Taking a siesta or midday nap is a common custom in some cultures. While previous studies have argued that sleeping in the middle of the day could potentially affect sleep quality, cognitive functioning, and metabolic processes, the relationship between different types of siestas and metabolic health is still poorly understood.
To clarify these issues, a team of researchers led by Brigham and Women’s Hospital has recently assesses the relationship of siestas and siesta duration with obesity and metabolic syndrome in a cohort of 3,275 adults from the Spanish region of Murcia. The experts measured baseline metabolic characteristics, and surveyed the participants on their siesta duration (no siesta, shorter than 30 minutes, longer than 30 minutes), along with other lifestyle factors.
“Not all siestas are the same. The length of time, position of sleep, and other specific factors can affect the health outcomes of a nap,” said senior author Marta Garaulet, a visiting professor in the Brigham’s Division of Sleep and Circadian Disorders.
“A previous study that we conducted in a large study population in the UK had found that siestas were associated with an increased risk of obesity. We wanted to determine whether this would hold true in a country where siestas are more culturally embedded, in this case Spain, as well as how the length of time for siestas is related to metabolic health.”
The analysis revealed that people who took afternoon naps longer than 30 minutes were more likely to have a higher body mass index, higher blood pressure, and a cluster of other conditions associated to heart disease and diabetes (metabolic syndrome) compared to those who took no siestas. Moreover, long siestas were linked to later nightly sleeping and food timing, as well as increased energy intake at lunch and cigarette smoking.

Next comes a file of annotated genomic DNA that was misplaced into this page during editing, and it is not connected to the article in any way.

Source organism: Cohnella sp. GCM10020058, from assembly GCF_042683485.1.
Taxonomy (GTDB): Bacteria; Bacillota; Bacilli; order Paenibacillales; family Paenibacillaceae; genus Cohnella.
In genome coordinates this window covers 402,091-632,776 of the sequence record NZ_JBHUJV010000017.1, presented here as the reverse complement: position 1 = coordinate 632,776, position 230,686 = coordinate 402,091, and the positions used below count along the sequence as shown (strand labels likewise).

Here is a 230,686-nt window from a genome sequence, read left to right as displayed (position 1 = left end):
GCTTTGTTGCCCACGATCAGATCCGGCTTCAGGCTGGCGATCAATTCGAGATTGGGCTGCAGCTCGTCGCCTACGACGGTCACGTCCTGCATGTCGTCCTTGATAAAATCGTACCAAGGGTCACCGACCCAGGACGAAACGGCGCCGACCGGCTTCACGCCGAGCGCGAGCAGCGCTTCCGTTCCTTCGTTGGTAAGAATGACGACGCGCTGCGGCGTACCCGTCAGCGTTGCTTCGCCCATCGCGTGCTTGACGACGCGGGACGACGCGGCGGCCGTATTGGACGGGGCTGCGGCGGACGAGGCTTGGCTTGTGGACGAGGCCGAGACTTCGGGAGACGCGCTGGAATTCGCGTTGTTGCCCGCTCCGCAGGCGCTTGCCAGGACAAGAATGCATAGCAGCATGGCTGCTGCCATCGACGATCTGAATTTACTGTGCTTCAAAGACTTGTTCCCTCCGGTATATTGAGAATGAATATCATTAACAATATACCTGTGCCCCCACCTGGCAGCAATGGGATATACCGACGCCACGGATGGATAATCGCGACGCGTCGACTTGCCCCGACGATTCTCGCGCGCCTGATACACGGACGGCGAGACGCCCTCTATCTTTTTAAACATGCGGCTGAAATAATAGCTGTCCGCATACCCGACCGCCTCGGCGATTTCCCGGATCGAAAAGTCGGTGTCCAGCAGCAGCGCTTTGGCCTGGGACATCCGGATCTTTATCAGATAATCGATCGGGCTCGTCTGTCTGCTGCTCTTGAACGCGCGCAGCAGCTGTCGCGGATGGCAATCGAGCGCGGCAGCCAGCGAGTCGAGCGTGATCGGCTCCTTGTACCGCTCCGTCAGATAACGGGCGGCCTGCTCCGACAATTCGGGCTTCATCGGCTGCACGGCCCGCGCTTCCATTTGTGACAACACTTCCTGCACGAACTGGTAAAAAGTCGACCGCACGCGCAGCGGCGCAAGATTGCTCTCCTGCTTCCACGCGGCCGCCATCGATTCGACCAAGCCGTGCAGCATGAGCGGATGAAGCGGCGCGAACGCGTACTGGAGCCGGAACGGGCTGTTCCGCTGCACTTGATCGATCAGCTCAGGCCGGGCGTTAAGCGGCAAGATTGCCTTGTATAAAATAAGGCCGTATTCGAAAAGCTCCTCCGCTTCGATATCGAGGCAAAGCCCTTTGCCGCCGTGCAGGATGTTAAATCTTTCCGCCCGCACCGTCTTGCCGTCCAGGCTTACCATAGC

However, among individuals who took shorter siestas, or “power naps,” the increased risk of obesity and metabolic changes was not present. In addition, short siesta-takers seemed to be less likely to have elevated systolic blood pressure than those who took no siestas at all.
Further studies are needed to investigate the possible benefits of short siestas, particularly in individuals with habits such as having delayed meals and sleep schedules, or smoking.
“This study shows the importance of considering siesta length and raises the question whether short naps may offer unique benefits. Many institutions are realizing the benefits of short naps, mostly for work productivity, but also increasingly for general health,” said co-author Frank Scheer, a senior neuroscientist and professor of Medical Chronobiology at the Brigham’s Division of Sleep and Circadian Disorders.
“If future studies further substantiate the advantages of shorter siestas, I think that that could be the driving force behind the uncovering of optimal nap durations, and a cultural shift in the recognition of the long-term health effects and productivity increases that can amount from this lifestyle behavior,” he concluded.
The study is published in the journal Obesity.